Another outcome of this session is the publication of the main concerns of the youth community regarding the security of IoT and the misuse of AI. Therefore, the session will be divided in two breakout groups, one for AI and one for IoT, where the youth community will list the five main concerns of the youth community regarding the group topic. Our intention with this document is to provide a source for consultation and knowledge where participants will be able to use the session outputs to create a resource for them and others who are researching this prevalent topic.
The session will be hybrid to ensure that all attendees can participate on equal footing. The organizers are prepared to ensure the best possible experience for online and on-site attendees. Since some members of organizers will be on-site and others on-line this will ensure that the communication during the session is effective and interactive.
The speakers were selected after an evaluation of their contribution on the topic of the session. The session starts with a five minutes introduction from the on-site Moderator. In the sequence, the speakers will have an opportunity to make a five minutes presentation to give an update on the topic according to their region of action. Then we will have a 40 minutes exchange conversation between the speakers, attendees and moderators. This session includes two break out rooms where the topic will be separated into IoT and AI in order to discuss more deeply about each topic and engage all participants, since every contribution is important and relevant. After that, we will again join the breakout groups and highlight the main concerns from the youth community over both AI and IoT.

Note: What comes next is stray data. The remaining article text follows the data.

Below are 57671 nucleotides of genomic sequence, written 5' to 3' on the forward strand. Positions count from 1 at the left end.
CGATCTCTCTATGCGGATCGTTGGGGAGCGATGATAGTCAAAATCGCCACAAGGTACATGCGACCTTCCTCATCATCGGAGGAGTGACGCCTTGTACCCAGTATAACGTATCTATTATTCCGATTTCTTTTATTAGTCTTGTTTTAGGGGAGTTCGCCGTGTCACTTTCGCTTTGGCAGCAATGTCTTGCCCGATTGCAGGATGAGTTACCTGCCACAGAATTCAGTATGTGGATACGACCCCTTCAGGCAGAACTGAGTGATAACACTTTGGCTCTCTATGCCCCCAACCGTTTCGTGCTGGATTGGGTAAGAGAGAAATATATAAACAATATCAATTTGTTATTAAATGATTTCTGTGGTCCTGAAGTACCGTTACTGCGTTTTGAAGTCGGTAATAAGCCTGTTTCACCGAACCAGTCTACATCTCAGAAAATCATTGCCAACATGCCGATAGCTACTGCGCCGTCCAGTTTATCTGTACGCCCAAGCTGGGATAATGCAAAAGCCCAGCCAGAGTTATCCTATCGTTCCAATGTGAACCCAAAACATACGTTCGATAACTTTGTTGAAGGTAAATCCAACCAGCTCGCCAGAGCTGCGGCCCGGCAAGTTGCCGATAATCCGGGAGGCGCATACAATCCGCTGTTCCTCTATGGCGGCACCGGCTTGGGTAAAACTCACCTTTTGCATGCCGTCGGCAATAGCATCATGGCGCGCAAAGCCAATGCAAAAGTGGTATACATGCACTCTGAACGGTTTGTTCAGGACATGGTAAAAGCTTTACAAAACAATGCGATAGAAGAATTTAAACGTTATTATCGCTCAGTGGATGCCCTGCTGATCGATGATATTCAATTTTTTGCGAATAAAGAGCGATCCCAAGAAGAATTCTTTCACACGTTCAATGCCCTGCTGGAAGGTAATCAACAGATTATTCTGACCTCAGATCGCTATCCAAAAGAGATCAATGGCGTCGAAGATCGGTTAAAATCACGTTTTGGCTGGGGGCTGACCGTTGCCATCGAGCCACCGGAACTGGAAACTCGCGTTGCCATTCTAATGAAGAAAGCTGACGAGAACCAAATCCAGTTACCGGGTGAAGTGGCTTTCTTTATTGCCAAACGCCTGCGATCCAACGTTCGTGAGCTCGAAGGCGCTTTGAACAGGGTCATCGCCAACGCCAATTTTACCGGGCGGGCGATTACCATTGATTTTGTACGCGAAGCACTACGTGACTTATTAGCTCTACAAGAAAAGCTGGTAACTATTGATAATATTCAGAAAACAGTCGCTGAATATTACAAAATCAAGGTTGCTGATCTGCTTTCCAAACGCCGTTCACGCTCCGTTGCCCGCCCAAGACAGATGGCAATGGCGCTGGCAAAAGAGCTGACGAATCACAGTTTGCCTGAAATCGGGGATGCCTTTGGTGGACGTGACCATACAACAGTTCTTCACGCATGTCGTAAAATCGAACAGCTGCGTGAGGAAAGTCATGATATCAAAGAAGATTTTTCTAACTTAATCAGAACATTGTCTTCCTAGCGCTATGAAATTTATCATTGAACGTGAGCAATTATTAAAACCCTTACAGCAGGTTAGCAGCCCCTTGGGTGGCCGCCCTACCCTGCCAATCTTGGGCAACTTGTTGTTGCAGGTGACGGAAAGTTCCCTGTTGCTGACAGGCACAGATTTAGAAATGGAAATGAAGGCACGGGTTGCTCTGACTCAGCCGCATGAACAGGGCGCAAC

The session is constituted with a Moderator on-site that will be responsible to manage the session and the physical attendees, gathering contributions and sharing them with the virtual attendees and the online Moderators. The Moderator on-site will make sure that the engagement and communication between on-site and online participants is strong and will effectively allow attendees to be part of the real-time conversation. The session is also constituted by two (2) Online Moderators that will be responsible to monitor the chat, questions and answer box, any attendees who would like to speak or contribute, and also the Breakout Rooms. The Moderators will make sure to encourage attendees to ask questions, share their experiences, and collaborate.
Usage of IGF Official Tool.
The majority of participants who take part in the Mentimeter thought that the best approach to establish meaningful public participation in the development of national AI policies in Africa is to develop a common ethical and human-centered basis for AI. There is a need to ensure that AI is not biased because of the over-representation of certain factors in the training datasets and extrapolation of what is true of individuals to other groups.
To address the issue of IoT security, participants agree in the majority that there is a need for IoT security standards as in this way, despite the gap of digital skills, users still have the first layer of protection. IoT should also be more accessible to end-users by promoting education on these emerging technologies.
There is a need for inclusivity in the development of AI and IoT, and young people should take action and be involved especially in standardization for an inclusive and robust standard.
The purpose of this session is to discuss AI and IoT, both in their usage, through a youth perspective. AI and IoT can be used together with AI being the brain that computes the data, and IoT the sensors that gather the data, they can also be found in one device when the computational capacity of the IoT is high enough to also run the AI algorithm which will analyze the data.
- AI can be used for the public good and make our life simpler, however, there are issues and concerns that need to be addressed: the intersectionality between trust and security, and privacy; the lack of digitals and imbalance especially in developing countries, the transparency, and explainability of AI algorithm in Machine learning to avoid bias based on wrong data.
- Regarding the IoT, the major concerns are security, privacy and reliability, and fragmented standards. Security because the device itself can be compromised due to malware and because the IoT devices can be used for bad purposes. However, securing the IoT is also a challenge as it needs some resources such as storage which is not always available due to cost constraints. Secondly, the IoT has a cloud-based operation, which means that all end-users data is sent to the cloud, and operation with the IoT is not always reliable.